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05th March 2021

Court of Appeal confirms approach where precise boundaries of green belt are undefined and the cost risks of a CAAD Appeal

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The Court of Appeal has confirmed the correct approach in planning decisions where green belt land is only strategically set out in development plan documents. They also clarified the costs liability of compulsory purchase certificate of appropriate alternative development (CAAD) appeals.  

Leech Homes Ltd v Northumberland County Council [2021] EWCA Civ 198 concerned two related decisions of the Upper Tribunal (Lands Chamber) arising from a CAAD appeal by Leech Homes for a hypothetical residential development consisting of about 135 dwellings. The county council had compulsorily acquired Leech Homes’ land for the purpose of constructing the Morpeth northern by-pass. Compensation will then be assessed based on the CAAD.

The county council (as local planning authority) decided that there was no appropriate alternative development for the site because it was green belt land. It was common ground between the parties that if the site was green belt land then it was inappropriate development under the NPPF. Leech Homes appealed to the tribunal under section 18 of the Compulsory Purchase Act 1961.

On the issue of green belt land, Policy S5 in the Northumberland County and National Park Joint Structure Plan (2005) strategically established the green belt around Morpeth. However, it left the precise boundaries of the proposed extension to be fixed by a future local plan. Interestingly, the Secretary of State had determined the site was not part of the green belt in the decision on the development consent order for the by-pass scheme.

The tribunal held that it should be assumed, in the absence of some good reason for concluding that the site was not within the green belt, that it was green belt land. Applying that assessment, it dismissed the CAAD appeal on grounds the site was green belt land. They also ordered Leech Homes to pay the county council’s costs as the successful party.

Assessing Green Belt where no precisely defined plan

Lord Justice Lewison dismissed the appeal concerning the tribunal’s approach to assessing green belt. He confirmed that where green belt land is only strategically set out in development plan documents with no local plan precisely defining the boundaries then a two-stage approach is required. He explained the relevant questions for each stage as:

  1. Is the land capable of being green belt under the strategic policy? To disapply green belt planning policies at this stage would be to remove options for designation as green belt that the local planning authority has currently (ie. in their planning making functions); and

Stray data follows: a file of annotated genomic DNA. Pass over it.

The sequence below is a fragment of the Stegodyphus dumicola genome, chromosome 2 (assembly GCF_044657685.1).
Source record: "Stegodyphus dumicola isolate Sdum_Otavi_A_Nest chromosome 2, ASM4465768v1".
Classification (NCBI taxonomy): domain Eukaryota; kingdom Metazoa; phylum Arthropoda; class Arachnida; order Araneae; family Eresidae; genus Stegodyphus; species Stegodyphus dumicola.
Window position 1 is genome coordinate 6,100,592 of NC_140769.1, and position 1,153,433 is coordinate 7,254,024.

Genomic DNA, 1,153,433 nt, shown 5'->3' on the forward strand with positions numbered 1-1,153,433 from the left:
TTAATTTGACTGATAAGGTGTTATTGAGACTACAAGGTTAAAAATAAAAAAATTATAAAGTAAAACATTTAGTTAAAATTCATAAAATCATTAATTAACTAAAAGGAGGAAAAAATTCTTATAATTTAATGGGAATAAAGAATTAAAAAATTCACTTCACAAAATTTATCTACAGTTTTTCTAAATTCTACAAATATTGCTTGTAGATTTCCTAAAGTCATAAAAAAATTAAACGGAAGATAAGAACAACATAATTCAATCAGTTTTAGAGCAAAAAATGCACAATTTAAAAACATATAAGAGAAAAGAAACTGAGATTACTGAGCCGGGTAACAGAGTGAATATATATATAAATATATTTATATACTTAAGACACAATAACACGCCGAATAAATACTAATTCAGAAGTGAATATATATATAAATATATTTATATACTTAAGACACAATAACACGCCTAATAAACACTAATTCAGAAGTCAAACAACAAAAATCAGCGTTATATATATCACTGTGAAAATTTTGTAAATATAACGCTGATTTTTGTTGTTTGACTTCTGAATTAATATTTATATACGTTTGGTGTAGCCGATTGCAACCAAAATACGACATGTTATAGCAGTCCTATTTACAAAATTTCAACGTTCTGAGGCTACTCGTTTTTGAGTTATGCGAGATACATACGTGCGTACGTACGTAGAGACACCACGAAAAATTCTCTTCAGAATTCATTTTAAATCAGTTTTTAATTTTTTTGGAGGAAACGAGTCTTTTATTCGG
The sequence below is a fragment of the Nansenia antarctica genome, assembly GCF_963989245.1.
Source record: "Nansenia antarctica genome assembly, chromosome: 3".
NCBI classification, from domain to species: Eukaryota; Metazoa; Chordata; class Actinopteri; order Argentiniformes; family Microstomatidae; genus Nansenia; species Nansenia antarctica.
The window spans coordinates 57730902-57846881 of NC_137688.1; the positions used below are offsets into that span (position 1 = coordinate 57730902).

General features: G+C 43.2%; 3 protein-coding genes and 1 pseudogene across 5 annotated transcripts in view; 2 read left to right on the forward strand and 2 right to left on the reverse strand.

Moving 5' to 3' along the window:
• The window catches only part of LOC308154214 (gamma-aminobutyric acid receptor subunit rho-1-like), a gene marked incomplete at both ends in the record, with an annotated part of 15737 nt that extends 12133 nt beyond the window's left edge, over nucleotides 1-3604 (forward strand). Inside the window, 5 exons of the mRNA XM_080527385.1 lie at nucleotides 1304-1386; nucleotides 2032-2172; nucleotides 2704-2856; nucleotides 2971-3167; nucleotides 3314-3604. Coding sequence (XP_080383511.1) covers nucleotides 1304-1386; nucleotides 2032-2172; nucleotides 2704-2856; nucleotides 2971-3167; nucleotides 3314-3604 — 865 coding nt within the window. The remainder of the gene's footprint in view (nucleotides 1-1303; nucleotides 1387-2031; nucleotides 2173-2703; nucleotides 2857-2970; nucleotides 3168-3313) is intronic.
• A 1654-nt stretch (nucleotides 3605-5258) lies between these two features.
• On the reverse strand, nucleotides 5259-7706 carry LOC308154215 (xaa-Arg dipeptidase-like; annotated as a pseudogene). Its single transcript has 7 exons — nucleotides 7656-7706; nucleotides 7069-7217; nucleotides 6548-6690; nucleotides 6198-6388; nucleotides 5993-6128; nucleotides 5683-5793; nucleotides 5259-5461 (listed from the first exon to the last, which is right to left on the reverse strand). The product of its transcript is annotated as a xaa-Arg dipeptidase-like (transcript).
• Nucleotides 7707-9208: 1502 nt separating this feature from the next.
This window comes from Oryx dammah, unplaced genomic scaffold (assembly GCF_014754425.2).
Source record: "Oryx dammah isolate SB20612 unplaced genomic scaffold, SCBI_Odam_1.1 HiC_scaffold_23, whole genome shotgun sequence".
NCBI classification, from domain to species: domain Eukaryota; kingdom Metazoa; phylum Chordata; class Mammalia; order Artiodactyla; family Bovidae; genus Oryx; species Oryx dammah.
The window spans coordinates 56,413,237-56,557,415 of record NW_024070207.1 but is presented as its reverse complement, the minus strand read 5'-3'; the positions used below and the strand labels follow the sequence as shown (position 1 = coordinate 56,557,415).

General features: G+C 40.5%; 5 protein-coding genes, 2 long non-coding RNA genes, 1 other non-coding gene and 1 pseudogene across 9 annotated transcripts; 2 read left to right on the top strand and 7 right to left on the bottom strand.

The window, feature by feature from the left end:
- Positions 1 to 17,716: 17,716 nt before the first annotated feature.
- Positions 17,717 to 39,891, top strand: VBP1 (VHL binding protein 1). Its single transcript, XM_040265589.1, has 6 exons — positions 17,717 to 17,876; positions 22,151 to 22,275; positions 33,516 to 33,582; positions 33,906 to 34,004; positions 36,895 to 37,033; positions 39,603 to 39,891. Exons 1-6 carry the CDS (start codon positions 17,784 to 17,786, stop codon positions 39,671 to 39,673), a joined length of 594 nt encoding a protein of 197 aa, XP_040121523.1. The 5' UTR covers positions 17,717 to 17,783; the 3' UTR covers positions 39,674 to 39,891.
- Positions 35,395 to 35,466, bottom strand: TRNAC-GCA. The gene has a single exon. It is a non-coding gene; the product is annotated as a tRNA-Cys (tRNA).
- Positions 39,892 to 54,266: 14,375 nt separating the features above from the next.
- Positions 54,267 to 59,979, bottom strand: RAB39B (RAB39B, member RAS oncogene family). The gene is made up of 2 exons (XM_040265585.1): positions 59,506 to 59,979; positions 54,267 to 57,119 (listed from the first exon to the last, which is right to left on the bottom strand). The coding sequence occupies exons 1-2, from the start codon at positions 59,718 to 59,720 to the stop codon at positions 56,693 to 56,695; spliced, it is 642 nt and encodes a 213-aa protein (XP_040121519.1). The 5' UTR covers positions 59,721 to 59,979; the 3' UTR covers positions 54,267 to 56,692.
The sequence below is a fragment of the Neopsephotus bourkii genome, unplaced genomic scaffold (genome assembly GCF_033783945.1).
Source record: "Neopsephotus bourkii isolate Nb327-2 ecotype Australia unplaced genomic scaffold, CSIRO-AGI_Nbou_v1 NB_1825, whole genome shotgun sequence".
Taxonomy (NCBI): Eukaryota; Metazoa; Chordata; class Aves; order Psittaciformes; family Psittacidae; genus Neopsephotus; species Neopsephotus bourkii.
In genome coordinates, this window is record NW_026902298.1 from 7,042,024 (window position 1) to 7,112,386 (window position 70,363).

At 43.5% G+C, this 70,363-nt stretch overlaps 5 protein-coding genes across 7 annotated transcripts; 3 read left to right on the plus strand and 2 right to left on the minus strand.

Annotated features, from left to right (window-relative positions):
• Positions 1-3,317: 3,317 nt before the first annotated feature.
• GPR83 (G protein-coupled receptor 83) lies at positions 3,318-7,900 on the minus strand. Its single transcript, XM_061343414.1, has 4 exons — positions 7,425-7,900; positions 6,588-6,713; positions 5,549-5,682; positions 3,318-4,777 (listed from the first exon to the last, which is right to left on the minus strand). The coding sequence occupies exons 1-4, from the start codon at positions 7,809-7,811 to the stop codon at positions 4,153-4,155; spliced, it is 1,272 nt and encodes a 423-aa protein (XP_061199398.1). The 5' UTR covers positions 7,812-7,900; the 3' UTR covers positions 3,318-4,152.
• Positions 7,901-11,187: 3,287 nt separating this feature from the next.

2. Is there ‘sufficient reason’ for concluding that when the boundaries of the green belt are
    finally determined with precision by a local development plan the particular land in issue would be excluded from the green belt? This second stage involves the exercise of planning judgment in deciding whether there is sufficient reason for excluding the land from the green belt.

On the issue of the relevance of the decision for the development consent order as to the extent of green belt land the Court of Appeal found no error of law by the tribunal. The tribunal had reasoned that the earlier decisions had not applied the correct approach and importantly had failed to identify the relevant strategic policy S5.  The Court of Appeal found that the tribunal was entitled to disregard previous decisions which had applied the wrong legal approach in its planning judgement.

Costs orders on CAAD appeals

The Court of Appeal did allow Leech Homes’ appeal on the adverse costs order of the tribunal concluding that CAAD appeals were a precursor to compensation. Therefore, the power of the tribunal to make a costs order against an unsuccessful party (absent unreasonable behaviour) was not covered by the wider costs rules in proceedings for compensation for compulsory purchase under Rule 10 of the Tribunal Procedure (Upper Tribunal) (Lands Chamber) Rules 2010. 

Accordingly, the tribunal did not have the power to make the costs order that it did. That said, successful landowners can still claim their costs of a CAAD appeal later as part of the assessment of compensation for the compulsory acquisition.

If you have any questions in relation to this article or require assistance in matters concerning planning and compulsory purchase then the Planning and Environment Team at Hewitsons LLP will be happy to assist.